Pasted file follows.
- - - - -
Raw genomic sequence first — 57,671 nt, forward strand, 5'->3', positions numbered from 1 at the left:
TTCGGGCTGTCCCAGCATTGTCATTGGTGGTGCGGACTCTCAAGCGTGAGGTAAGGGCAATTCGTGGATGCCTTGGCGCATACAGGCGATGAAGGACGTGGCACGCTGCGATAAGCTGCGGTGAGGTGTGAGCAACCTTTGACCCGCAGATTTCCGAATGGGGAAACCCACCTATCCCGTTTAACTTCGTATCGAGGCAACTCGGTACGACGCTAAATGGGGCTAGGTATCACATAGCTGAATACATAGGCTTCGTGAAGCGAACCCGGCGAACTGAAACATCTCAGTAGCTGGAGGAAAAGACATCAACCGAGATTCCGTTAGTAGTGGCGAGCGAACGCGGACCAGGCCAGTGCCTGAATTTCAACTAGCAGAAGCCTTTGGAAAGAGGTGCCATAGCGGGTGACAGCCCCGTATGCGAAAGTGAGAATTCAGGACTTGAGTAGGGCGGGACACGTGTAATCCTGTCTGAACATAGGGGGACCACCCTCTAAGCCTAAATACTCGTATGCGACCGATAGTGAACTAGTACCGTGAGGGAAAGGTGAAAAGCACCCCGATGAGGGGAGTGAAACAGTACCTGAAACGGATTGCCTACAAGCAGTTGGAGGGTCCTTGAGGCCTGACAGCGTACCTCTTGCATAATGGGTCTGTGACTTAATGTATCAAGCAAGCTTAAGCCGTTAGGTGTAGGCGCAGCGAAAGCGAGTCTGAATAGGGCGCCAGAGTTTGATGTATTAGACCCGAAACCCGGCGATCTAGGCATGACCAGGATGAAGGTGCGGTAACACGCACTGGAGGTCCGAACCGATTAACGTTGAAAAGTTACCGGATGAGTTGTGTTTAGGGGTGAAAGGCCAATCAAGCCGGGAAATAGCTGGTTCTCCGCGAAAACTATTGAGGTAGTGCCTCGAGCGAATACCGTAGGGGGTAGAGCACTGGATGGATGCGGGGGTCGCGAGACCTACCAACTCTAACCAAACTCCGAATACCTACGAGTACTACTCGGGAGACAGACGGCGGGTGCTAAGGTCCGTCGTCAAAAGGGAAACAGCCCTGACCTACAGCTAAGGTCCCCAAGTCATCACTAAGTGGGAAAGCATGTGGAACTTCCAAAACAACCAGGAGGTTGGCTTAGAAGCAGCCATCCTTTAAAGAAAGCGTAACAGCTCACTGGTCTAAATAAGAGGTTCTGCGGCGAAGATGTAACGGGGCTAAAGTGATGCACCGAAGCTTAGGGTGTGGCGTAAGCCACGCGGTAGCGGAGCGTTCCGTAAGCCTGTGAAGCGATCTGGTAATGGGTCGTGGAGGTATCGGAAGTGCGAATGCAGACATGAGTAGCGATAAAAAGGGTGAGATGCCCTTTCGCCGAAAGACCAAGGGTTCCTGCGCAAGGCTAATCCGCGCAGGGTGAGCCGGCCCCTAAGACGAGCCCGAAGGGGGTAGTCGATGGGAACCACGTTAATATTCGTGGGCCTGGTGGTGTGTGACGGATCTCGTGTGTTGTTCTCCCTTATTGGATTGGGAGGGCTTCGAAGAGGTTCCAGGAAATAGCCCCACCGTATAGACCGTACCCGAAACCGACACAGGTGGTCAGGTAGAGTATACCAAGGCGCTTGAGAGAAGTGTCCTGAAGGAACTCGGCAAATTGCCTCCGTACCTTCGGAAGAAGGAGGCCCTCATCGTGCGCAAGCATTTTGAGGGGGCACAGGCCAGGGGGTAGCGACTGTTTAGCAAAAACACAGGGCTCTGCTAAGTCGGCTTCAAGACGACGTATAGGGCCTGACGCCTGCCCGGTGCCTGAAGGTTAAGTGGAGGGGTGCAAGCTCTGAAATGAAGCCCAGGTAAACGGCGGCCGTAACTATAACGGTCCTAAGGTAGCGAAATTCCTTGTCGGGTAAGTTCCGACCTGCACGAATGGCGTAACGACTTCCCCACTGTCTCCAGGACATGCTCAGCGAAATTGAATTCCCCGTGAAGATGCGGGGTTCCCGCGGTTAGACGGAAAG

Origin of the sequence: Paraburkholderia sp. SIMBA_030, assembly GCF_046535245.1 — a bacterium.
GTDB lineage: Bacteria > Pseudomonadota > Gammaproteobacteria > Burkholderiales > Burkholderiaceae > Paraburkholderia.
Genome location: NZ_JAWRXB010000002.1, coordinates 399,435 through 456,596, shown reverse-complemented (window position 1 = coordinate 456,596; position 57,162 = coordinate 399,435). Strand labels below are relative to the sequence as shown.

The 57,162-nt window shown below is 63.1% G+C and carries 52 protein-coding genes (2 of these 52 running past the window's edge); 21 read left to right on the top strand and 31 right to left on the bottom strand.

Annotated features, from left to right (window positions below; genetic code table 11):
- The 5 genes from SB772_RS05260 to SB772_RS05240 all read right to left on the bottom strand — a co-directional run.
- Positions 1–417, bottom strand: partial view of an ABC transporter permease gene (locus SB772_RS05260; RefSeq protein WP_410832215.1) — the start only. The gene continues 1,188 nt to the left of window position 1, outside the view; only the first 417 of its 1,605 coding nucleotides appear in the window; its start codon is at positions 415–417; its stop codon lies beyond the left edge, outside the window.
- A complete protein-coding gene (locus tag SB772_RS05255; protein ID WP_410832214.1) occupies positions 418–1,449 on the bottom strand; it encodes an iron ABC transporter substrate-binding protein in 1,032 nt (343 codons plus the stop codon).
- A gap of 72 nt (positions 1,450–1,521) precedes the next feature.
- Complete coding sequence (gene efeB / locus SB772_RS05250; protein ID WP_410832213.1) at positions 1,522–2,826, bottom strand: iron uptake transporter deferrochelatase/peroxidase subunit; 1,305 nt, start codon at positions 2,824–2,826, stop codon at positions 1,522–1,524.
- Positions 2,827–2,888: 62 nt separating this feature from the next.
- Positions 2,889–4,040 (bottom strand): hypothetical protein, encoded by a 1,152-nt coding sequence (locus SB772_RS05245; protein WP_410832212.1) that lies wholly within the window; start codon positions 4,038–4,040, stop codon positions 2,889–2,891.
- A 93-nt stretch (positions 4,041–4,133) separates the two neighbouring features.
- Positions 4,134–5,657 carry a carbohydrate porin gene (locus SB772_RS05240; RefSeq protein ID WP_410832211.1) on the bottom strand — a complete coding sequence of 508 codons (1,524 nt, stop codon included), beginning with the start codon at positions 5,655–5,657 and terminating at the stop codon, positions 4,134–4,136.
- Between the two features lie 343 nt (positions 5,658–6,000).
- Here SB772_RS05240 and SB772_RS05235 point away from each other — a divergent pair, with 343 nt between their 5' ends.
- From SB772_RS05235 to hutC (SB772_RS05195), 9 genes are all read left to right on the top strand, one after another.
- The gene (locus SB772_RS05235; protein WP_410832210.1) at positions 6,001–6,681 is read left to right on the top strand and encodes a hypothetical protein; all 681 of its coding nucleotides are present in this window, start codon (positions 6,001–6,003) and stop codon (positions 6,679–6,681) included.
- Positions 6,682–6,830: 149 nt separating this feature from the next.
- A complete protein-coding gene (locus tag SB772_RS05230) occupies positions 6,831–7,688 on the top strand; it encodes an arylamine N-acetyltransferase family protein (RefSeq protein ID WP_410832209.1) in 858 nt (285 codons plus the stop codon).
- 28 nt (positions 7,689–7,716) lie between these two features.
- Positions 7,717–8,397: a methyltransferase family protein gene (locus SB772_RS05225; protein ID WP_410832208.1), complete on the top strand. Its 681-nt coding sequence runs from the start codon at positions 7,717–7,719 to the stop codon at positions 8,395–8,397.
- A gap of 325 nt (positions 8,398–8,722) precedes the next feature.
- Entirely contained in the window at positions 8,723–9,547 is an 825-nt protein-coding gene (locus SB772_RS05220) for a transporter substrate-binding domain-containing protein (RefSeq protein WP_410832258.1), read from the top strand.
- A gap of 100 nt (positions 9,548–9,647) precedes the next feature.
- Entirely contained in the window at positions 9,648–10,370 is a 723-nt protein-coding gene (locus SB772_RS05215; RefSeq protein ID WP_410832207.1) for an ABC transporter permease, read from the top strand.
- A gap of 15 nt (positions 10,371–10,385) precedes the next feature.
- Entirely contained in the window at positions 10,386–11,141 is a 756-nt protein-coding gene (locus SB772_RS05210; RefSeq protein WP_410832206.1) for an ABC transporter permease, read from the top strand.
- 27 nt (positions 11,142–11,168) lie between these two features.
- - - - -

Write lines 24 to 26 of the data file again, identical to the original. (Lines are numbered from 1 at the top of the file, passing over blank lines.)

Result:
- Positions 7,717–8,397: a methyltransferase family protein gene (locus SB772_RS05225; protein ID WP_410832208.1), complete on the top strand. Its 681-nt coding sequence runs from the start codon at positions 7,717–7,719 to the stop codon at positions 8,395–8,397.
- A gap of 325 nt (positions 8,398–8,722) precedes the next feature.
- Entirely contained in the window at positions 8,723–9,547 is an 825-nt protein-coding gene (locus SB772_RS05220) for a transporter substrate-binding domain-containing protein (RefSeq protein WP_410832258.1), read from the top strand.